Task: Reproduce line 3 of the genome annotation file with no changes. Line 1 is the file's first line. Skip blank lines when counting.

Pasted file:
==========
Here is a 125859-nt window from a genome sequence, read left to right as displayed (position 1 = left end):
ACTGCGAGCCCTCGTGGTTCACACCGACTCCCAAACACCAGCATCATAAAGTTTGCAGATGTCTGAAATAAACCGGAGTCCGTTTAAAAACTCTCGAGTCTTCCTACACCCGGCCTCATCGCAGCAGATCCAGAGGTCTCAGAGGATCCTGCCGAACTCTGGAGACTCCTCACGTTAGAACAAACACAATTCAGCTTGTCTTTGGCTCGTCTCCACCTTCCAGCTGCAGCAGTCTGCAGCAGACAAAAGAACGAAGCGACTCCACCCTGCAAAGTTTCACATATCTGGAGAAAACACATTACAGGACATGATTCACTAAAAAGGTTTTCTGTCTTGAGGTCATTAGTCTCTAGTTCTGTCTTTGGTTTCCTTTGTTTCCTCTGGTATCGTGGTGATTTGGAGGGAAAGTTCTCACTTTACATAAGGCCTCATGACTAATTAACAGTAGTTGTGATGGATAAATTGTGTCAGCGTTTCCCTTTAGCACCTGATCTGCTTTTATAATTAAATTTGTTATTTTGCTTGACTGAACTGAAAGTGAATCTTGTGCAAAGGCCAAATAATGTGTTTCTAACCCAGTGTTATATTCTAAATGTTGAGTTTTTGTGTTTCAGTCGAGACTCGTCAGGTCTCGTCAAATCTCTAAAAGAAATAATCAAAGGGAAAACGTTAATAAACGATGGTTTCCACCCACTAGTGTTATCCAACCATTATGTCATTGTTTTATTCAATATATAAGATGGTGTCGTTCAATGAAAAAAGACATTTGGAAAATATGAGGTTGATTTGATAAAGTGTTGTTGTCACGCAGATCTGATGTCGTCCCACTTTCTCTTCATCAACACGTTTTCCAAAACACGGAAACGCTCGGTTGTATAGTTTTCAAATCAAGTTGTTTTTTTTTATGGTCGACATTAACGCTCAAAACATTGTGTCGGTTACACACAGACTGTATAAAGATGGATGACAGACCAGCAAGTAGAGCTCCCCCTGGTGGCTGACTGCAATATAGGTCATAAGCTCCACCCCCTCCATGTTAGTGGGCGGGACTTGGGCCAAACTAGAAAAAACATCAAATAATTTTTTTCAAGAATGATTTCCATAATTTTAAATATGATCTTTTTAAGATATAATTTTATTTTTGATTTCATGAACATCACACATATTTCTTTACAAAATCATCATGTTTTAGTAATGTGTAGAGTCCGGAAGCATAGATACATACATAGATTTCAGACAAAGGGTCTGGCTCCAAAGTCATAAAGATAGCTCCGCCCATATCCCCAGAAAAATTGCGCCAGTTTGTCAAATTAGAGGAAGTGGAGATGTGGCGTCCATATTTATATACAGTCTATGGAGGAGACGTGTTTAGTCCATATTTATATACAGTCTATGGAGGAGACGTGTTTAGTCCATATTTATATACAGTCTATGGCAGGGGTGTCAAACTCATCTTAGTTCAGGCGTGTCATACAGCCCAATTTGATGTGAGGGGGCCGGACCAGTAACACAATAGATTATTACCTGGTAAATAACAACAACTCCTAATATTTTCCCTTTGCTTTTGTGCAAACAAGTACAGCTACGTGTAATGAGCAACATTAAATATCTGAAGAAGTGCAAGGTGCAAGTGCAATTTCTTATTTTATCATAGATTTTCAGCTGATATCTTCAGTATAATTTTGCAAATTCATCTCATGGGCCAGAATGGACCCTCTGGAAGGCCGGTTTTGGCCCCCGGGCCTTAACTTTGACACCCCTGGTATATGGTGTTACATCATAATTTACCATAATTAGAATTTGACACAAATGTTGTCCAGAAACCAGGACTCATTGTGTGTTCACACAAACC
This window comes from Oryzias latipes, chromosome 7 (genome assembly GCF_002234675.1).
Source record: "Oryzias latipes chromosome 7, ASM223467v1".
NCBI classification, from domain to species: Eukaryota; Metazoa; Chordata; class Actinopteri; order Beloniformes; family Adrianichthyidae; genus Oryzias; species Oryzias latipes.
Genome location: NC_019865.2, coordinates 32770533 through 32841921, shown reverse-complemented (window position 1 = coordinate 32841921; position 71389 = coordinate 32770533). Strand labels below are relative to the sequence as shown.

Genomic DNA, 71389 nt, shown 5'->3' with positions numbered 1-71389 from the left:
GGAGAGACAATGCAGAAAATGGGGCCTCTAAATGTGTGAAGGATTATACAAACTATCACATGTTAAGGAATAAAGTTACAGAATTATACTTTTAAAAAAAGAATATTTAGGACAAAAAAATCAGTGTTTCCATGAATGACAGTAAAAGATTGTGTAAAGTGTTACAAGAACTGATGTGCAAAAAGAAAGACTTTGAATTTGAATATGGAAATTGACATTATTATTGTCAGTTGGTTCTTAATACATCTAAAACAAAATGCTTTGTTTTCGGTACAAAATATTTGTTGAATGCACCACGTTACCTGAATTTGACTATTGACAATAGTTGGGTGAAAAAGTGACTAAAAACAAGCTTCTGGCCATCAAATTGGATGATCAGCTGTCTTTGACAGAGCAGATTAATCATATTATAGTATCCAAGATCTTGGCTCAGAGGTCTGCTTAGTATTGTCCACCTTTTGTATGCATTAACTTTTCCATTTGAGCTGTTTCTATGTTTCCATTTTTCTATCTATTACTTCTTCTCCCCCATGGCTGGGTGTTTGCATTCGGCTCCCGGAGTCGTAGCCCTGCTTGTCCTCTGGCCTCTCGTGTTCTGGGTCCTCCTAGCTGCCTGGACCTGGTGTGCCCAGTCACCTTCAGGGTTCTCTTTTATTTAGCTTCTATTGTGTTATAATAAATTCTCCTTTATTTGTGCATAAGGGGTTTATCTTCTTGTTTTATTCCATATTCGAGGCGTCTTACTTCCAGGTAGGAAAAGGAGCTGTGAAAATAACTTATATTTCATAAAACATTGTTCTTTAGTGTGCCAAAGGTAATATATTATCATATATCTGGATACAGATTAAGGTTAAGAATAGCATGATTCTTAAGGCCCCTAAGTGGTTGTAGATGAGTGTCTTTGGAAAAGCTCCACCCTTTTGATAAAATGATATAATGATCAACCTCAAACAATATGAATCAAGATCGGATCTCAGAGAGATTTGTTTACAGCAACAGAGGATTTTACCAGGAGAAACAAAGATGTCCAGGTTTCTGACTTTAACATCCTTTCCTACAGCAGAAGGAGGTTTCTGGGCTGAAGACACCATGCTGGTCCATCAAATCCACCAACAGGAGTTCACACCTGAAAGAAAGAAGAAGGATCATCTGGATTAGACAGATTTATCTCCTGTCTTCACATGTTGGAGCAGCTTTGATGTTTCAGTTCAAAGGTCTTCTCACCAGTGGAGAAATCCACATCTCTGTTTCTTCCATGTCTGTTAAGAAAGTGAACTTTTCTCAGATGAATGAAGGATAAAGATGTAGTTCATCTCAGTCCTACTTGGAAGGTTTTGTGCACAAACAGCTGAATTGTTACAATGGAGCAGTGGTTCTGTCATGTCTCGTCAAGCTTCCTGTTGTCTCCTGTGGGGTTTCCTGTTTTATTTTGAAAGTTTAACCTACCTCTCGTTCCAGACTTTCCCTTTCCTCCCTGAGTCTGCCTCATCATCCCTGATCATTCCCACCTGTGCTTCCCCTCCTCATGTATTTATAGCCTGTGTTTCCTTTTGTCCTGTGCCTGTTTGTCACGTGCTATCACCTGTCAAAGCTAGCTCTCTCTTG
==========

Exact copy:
This window comes from Oryzias latipes, chromosome 7 (genome assembly GCF_002234675.1).